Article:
Especially in the cardiothoracic field which was the focus of this year’s symposium the “cell centric vision” is under heavy discussion after potential cell based therapies in myocardial infarction have not lived up to the expectations hypothesized by preclinical research. However, novel scientific developments like secretory products derived from cells with regenerative and/or cytoprotective capabilities can now be seen on the horizon of scientific endeavour.

 

At the Symposium, the excellent quality of the chairs, their session keynotes and speakers with your enthusiasm as participants contributed greatly to make this symposium not only successful but an exhilarating experience. At this point, we would like to thank our Sponsors again very much indeed, since without their support and loyalty such a Symposium would simply not occur. It was also very gratifying to note that so much of the “audience” was students to whom the future of our knowledge belongs and who can continue to develop their skills for patient benefit.

 

Undoubtedly, cell based therapies will come to the benefit of patients or indeed, cell derived “soups” will develop into “cocktails” or regimes for treatments that will contribute to relieve human and animal disease or suffering.

 

Finally, we would like to draw your attention to the Book of Abstracts that is available now and the Video Recordings of highlights of this Symposium that will be available by end of January 2018.

 

“What appears as the impossible is more likely to happen the more often it is attempted” let us continue to work together in “Taking the Science to the Patient”.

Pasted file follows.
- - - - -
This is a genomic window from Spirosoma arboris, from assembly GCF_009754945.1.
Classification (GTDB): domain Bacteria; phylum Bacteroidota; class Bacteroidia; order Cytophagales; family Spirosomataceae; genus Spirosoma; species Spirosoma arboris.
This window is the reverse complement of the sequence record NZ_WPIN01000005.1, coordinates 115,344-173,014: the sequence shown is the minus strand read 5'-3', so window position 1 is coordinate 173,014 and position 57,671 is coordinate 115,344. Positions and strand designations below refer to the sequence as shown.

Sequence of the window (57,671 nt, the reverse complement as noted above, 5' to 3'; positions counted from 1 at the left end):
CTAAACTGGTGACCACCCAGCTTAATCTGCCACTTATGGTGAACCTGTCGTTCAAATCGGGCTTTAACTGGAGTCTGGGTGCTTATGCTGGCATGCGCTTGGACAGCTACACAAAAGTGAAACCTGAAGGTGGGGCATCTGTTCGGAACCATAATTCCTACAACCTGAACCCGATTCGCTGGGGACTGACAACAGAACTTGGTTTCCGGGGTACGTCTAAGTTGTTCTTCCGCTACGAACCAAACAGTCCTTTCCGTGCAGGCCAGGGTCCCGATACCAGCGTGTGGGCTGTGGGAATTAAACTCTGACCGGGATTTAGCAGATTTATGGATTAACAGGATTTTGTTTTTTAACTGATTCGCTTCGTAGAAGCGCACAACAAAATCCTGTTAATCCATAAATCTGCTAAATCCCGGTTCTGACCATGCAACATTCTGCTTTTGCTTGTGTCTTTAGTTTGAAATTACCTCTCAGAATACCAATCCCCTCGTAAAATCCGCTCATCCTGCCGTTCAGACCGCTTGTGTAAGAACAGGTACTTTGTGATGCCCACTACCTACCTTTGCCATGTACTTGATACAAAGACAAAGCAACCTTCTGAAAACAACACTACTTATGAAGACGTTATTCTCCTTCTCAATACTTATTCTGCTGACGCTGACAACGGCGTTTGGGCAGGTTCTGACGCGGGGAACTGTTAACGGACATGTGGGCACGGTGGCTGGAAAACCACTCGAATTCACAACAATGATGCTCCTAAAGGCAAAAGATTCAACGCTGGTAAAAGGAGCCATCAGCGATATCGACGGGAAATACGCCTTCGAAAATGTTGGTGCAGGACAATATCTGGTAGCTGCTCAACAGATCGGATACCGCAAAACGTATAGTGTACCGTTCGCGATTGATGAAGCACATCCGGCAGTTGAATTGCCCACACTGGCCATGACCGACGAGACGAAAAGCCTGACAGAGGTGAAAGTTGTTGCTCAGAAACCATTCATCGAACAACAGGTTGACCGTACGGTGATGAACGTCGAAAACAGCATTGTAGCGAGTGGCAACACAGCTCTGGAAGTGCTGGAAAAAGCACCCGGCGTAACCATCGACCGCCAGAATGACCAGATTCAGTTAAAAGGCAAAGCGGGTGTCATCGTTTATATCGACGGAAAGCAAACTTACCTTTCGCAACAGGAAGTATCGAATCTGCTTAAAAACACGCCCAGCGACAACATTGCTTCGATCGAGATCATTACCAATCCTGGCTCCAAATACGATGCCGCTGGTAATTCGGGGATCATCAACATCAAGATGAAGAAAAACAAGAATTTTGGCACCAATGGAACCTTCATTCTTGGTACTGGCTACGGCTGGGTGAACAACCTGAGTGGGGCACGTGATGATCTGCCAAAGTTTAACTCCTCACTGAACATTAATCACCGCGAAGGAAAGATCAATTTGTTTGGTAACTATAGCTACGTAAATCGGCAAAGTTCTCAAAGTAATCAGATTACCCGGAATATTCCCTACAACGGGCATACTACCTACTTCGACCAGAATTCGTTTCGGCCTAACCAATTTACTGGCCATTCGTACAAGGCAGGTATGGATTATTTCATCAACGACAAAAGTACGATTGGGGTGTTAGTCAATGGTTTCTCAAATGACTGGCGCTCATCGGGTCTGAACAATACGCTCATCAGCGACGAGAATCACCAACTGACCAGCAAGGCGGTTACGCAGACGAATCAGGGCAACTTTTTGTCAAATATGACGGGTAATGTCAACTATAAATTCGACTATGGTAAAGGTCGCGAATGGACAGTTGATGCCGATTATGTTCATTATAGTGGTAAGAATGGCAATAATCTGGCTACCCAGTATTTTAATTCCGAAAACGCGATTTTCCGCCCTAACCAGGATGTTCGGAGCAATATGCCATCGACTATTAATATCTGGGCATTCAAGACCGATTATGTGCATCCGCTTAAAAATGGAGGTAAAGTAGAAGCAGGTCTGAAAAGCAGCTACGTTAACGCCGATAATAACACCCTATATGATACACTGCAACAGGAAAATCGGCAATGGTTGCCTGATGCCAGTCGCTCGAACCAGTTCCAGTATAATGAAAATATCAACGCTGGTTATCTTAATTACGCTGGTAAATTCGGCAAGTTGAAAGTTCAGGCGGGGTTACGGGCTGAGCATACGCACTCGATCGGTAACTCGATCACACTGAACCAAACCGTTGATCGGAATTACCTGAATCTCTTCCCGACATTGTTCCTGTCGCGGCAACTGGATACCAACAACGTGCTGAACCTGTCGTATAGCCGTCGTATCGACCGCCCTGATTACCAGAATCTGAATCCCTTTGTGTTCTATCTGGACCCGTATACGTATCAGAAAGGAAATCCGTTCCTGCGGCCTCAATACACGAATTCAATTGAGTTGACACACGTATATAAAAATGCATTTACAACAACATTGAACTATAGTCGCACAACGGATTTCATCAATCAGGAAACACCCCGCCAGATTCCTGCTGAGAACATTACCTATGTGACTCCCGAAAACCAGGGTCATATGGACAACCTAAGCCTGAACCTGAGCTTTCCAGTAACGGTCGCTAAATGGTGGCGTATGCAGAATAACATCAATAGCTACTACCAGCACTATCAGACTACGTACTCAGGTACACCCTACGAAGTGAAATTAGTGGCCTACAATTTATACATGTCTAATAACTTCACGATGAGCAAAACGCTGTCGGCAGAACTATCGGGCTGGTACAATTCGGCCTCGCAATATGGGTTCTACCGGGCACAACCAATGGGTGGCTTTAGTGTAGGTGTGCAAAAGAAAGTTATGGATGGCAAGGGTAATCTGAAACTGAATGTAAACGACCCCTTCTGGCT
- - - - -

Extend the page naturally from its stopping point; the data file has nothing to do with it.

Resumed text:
Michael Comer, Hendrik Jan Ankersmit, Beatrix Mayer-Reinprecht

 

We cordially welcome our new Institute Member

Center for Translational Medicine (CTM)

International Clinical Research Center 

St. Anne’s University Hospital Brno

 

St. Anne’s University Hospital Brno
International Clinical Research Center
Pekařská 53
656 91 Brno
Czech Republic

www.fnusa-icrc.org

 

The Center for Translational Medicine (CTM) is a highly interdisciplinary research platform in the International Clinical Research Center (FNUSA-ICRC), a European Union-funded project of the St. Anne’s University Hospital Brno (Czech Republic). The funds so far collected from EU were mostly used to build its own state-of-the-art translational medical research premises. The research center, currently hosts young promising researchers and students from all over the world (9 nationalities represented) and aims at unveiling the molecular mechanisms involved in the onset and progression of the diseases of aging. For this purpose, CTM adopts original and interdisciplinary approaches based on the use of smart materials, microfluidics systems, bioreactors, mechanically-assisted devices and multi-faceted molecular and cellular biology skills to investigate the molecular basis of complex diseases.  more

 
 

Stem Cells‬ for Age-related Macular Degeneration

Nature News: Japanese woman is first recipient of next-generation stem cells. Surgeons implanted retinal tissue created after reverting the patient’s own cells to ‚pluripotent‘ state.